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Unconditional Basic Income

An essay by Theobald Tiger

Do you know the feeling? You do something just for your own sake. Simply because it’s fun. Because you’re interested in it. Or because it represents a challenge. The best example: an author writes a story. A fashion designer creates a hat. A painter paints a picture. Then the other side of the coin: you carry out a particular task because you expect some advantage from it, for example, a reward, a salary, a profit, a return on an investment etc. Or because you wish to avoid disadvantages or a punishment.
Do we go to work in order to earn money, or do we earn money in order to work? While crisis follows crisis in the daily media, ECO123 is doing something different and, here and now, reflecting on economic utopias. Why shouldn’t we focus on the dream for a better world, for a happier future? What would a country and its people look like where thoughts, opinions and actions were free, where its citizens would no longer have to worry about their own existence? In the first part of our two-part series on economics, we are going to look at the unconditional basic income. This is about every citizen being provided with a specific sum of money every month irrespective of whether they go to work or not. Philosophers and economists have been arguing about this topic for over 500 years, and the associated question…

Does money make you voracious?


… or not? Can a society, a country, a state afford to pay an unconditional salary to every adult citizen, female or male, poor or rich, no matter what their race, religion or nationality? The question that this leads to is: would people still work if they didn’t have to work because they would, in any case, get – let’s put a figure on it for the sake of this article – €500 a month from the state? (Let us have your views at www.eco123.info)

People who are sceptical about the unconditional basic income are convinced that such a monthly payment would be unfair because it would favour the lazy ones among us and disadvantage the hard-working. And anyway, such a handout would be impossible to finance.

Is that true? Couldn’t countries like Portugal or Greece, Ireland or Spain or even the highly indebted USA, France, Great Britain or Germany not afford to pay an unconditional basic income (UBI) if a majority of their inhabitants wanted this? What would a UBI of €500 cost, and what would result from it? Firstly, it would make it possible for everyone to lead a life of dignity without fear for their own existence. The UBI would create the conditions for individual freedom and for self-fulfilment. No one would have to hire themselves out for a job that they didn’t even want. The result? A life without stress and with fewer debts.

Let’s go back in the history of the last two generations and turn the clocks back. Let us reflect on the current crisis scenarios. Today in crisis stories, there are news reports every day about a lost generation in Spain that can find no work despite being very well educated, and about people in Greece who can find no work who are shooting themselves because they have no more money to live off and have no idea how things are supposed to continue. Bank crisis, debt crisis, euro crisis. It’s been like this for seven years now. It appears not to be entirely clear who exactly is involved in the crisis: politicians, economists, banks, state budgets, all of us? Or could it be that everything is linked?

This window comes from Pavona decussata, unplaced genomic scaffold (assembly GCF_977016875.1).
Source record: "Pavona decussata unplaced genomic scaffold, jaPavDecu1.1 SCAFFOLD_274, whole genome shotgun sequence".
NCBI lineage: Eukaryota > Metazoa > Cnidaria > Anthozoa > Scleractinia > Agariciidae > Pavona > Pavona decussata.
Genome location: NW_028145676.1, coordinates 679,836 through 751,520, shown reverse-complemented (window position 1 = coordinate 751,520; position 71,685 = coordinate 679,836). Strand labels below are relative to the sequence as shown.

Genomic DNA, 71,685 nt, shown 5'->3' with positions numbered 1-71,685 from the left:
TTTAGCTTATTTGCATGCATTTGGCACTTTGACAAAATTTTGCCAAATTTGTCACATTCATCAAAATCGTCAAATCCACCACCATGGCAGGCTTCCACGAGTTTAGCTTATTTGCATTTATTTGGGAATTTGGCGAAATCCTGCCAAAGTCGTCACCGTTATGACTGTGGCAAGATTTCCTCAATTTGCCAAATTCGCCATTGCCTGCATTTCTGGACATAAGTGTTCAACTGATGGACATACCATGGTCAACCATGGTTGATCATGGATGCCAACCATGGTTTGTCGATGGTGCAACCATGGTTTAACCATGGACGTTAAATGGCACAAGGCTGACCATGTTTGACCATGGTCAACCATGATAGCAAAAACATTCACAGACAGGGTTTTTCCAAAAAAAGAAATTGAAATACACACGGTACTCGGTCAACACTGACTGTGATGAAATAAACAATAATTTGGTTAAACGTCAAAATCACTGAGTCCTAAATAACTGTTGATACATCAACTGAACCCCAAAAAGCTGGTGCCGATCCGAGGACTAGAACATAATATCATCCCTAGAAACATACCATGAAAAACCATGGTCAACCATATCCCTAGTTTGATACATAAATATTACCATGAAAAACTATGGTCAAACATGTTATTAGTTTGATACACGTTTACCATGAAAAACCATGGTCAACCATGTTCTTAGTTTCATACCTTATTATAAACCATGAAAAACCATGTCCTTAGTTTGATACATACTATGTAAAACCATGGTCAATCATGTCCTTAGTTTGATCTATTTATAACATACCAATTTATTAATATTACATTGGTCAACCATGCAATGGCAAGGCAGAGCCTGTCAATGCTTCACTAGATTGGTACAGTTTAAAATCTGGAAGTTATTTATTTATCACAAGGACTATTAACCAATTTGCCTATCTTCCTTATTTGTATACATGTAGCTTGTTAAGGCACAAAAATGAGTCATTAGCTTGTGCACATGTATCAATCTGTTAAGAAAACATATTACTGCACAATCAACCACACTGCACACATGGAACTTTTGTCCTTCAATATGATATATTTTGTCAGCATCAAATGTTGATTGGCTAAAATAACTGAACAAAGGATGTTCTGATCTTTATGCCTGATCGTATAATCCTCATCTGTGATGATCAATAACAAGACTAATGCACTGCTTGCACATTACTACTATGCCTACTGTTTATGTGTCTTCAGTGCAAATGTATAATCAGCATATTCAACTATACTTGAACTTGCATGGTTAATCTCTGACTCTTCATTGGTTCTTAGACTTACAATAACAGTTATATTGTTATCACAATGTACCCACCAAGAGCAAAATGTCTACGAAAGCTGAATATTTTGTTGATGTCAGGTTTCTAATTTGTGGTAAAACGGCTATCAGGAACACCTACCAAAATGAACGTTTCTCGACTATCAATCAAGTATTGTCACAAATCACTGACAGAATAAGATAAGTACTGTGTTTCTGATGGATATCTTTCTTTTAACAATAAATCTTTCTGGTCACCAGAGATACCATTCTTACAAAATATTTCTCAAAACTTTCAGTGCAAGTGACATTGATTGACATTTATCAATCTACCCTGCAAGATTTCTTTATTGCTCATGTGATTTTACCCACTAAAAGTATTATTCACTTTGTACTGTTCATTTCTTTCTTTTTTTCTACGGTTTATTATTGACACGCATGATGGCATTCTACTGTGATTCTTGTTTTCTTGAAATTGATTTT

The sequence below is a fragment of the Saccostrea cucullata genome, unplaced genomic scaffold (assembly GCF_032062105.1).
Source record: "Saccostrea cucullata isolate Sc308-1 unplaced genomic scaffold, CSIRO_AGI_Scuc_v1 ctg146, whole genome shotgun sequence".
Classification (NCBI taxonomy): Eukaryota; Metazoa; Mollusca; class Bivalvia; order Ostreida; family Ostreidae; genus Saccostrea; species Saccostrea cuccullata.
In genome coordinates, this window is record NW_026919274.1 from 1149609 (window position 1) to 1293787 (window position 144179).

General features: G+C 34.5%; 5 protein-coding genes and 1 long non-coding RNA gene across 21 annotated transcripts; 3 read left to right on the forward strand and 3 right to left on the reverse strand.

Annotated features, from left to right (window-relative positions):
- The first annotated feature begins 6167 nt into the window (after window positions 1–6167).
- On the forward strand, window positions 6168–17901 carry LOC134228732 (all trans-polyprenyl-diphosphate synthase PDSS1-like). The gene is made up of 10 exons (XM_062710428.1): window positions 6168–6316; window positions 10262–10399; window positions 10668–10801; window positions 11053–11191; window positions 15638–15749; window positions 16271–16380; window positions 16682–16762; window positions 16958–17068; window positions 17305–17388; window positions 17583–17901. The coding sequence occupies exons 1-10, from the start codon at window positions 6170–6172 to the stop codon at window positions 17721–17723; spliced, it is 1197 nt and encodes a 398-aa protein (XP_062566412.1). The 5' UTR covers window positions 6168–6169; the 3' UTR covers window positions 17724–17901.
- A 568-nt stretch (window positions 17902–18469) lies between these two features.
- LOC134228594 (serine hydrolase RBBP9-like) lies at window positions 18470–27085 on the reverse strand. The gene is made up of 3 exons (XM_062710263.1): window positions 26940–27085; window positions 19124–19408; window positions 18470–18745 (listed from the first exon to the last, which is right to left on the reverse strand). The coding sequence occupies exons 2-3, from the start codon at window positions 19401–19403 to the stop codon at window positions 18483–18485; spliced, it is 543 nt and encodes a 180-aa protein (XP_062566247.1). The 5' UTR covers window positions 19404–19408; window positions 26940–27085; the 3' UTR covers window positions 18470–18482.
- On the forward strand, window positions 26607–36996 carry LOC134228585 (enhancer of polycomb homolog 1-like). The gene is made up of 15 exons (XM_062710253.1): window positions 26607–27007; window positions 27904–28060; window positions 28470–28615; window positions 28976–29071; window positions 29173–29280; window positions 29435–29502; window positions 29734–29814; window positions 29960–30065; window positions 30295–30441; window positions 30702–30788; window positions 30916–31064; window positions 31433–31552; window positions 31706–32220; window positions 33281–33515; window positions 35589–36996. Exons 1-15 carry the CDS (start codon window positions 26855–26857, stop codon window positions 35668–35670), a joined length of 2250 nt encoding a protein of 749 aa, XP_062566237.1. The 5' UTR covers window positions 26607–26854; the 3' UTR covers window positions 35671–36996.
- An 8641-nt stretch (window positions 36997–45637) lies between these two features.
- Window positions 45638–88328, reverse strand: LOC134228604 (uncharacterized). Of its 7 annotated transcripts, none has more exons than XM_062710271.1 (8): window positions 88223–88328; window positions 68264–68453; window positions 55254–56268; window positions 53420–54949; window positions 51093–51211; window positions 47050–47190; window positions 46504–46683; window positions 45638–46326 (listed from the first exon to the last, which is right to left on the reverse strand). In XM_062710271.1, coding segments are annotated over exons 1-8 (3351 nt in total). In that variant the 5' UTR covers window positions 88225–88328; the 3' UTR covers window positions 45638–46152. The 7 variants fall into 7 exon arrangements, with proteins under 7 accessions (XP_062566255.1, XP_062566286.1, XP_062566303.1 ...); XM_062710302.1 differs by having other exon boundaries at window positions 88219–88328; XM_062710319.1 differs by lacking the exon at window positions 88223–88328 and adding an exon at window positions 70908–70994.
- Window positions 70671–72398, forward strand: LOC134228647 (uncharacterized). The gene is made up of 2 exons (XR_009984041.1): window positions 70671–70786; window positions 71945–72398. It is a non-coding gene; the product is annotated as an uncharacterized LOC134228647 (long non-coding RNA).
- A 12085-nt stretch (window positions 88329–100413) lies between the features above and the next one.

Journalist Phillip Laage*¹, who spent many months in Brussels during the EU crisis completing a voluntary traineeship and observing exactly what was going on, writes that, in his view, the crisis is not a European one. “In order to understand why the present economic and financial crisis will no longer stop, you have to analyse the innermost operating principle of the dominant worldwide economic system.“ It was about the rules of this order, he continues, from which all subsequent developments were derived. When this fundamental principle works and when it no longer works explains the rise and the presumed fall of the system.

Our economic system is based on the contradiction between the economic principle of profit maximisation, with declining resources and continuous population growth and the consequences. Profit as the difference between income and expenditure: an entrepreneur invests in something and gets more out at the end than he or she put in. It is about using the means of production in question – capital, labour, machinery, specialist knowledge, time, energy – as profitably as possible. That’s the way it was a hundred years ago, and it’s still like that today. The vendor on the fish market works according to this principle, the medium-sized wine producer, the hedge fund in Wall Street. No trader, entrepreneur or investor says: when I set all the income and expenditure off against each other, there will be a black zero at the end. Such people would be laughed at – and their companies would soon be taken over by a competitor.

That is the logic of competition in the market economy. It’s about producing better goods and services at lower cost and in a shorter time. Every company – whether in Portugal or anywhere else in the world – wants to make a profit. In that way, the value of all the goods and services that are produced increases, the gross domestic product (GDP). An increase in GDP signifies economic growth. Every business strives for the greatest possible profit. The economy as a whole strives for growth.